Devil Said Bang is the latest Sandman Slim novel, and Richard Kadrey continues to knock them way the hell out of the park. As with previous volume (the first three were Sandman Slim, Kill the Dead, and Aloha From Hell), Devil is the harder-than-hard-boiled story of James Stark, a distant descendant of Wild Bill Hickok and a wild magic talent whose LA coven conspired against him, sending him to Hell. There he was turned into a gladiator and assassin, killing hellions in the pit and murdering Lucifer's generals in their beds until he escaped to earth, bent on revenge.
Devil is the latest installment in what is, at core, a superhero story (albeit one with a lot of gore and Satanism) and after three books, Kadrey has arrived at that point where the superhero's successful adventures have left him with so many powerful artefacts and so much authority and so many dead enemies that he's essentially become a God. Devil is a story about the ways in which it can be pretty terrible at the top, as Stark tries to come to grips with his own power -- power he's always reviled in others -- while continuing to slaughter, bad-mouth, and humiliate his enemies, be they demons, angels, monsters, ghosts or humans.
Filled with perverted sex, awesome one-liners, gore, murder, and a necronomiconical sense of the daemonic, Devil shows that these are the books that Kadrey was born to write. One of the original cyberpunks, Kadrey has always been the grittiest of the gritty lot, the chipped switchblade in a box full of fractal-edged nanofabricated scalpels. Compared to Kadrey, other supernatural horror writers feel like they've been drinking the thrice-brewed tea of HP Lovecraft, while Kadrey has been performing blood sacrifices in abandoned LA parking garages. Read these books, and be delighted.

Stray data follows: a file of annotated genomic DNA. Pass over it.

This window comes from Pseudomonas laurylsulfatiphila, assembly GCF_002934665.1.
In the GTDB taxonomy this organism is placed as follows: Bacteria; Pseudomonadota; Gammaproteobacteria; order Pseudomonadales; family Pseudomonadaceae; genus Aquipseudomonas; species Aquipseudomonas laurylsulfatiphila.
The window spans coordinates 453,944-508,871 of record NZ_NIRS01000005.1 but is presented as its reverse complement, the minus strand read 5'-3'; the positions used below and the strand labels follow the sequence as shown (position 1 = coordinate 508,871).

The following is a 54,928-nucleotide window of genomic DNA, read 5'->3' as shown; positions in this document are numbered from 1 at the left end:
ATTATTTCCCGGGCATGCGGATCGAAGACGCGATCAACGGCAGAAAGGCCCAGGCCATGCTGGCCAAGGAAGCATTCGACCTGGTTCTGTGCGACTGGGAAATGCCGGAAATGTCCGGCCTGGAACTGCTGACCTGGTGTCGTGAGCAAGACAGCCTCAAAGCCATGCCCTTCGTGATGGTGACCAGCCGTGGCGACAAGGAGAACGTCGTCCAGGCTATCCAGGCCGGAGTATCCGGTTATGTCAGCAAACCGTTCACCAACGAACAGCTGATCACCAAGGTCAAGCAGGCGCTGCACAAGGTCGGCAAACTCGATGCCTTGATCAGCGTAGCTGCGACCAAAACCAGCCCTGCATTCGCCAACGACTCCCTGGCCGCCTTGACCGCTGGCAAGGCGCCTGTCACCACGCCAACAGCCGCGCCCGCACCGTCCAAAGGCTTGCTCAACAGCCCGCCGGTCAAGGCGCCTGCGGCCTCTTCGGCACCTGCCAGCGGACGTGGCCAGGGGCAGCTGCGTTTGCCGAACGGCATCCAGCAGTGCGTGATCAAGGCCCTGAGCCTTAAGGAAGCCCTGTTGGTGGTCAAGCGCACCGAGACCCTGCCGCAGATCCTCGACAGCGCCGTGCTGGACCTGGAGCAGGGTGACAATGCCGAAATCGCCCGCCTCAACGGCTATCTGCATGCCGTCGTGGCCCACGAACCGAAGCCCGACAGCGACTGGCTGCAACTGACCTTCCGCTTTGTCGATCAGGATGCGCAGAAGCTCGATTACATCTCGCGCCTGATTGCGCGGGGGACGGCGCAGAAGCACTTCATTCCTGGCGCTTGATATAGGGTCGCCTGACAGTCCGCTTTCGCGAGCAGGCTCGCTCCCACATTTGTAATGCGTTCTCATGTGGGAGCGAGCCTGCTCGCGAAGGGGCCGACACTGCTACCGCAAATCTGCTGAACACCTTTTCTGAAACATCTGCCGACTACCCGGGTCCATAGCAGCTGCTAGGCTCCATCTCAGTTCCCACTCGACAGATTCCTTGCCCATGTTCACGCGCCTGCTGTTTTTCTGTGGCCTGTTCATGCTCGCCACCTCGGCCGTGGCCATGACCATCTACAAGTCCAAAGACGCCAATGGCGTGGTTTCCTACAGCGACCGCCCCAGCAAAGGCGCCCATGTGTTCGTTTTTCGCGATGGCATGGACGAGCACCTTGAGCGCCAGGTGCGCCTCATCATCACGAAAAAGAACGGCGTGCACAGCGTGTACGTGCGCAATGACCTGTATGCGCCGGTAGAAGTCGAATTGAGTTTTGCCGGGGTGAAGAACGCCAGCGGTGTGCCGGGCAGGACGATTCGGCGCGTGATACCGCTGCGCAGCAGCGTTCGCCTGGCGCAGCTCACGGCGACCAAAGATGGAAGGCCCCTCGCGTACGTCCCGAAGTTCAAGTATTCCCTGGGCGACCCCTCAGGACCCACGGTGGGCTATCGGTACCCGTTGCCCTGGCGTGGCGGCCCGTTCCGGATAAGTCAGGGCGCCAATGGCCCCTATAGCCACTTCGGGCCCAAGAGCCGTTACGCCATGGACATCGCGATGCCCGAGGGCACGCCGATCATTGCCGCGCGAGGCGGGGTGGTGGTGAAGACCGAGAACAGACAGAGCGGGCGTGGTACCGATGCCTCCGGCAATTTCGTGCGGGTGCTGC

Devil Said Bang
The Nightmare Machine is an MIT project to use machine learning image-processing to make imagery for Hallowe’en.
The Stormtrooper Decanter is on back-order, but you can pre-order one from the next batch for £22 — it’s based on Andrew Ainsworth’s original movie helmet moulds from 1976, and will provide endless opportunities to point to lowball glasses and say things like “aren’t you a little short for a Stormtrooper drink?” (via Bonnie Burton)
Yahoo has released a machine-learning model called open_nsfw that is designed to distinguish not-safe-for-work images from worksafe ones. By tweaking the model and combining it with places-CNN, MIT’s scene-recognition model, Gabriel Goh created a bunch of machine-generated scenes that score high for both models — things that aren’t porn, but look porny.
This week’s top deals from the Boing Boing Store range from lobster to wine to desk organization. 1. Get Maine Lobster (50% Off)With these discounted packages from Get Maine Lobster, you can experience the sweet, fresh flavor of world-renowned Maine lobster right at your own dinner table. There are four options to choose from, each at […]
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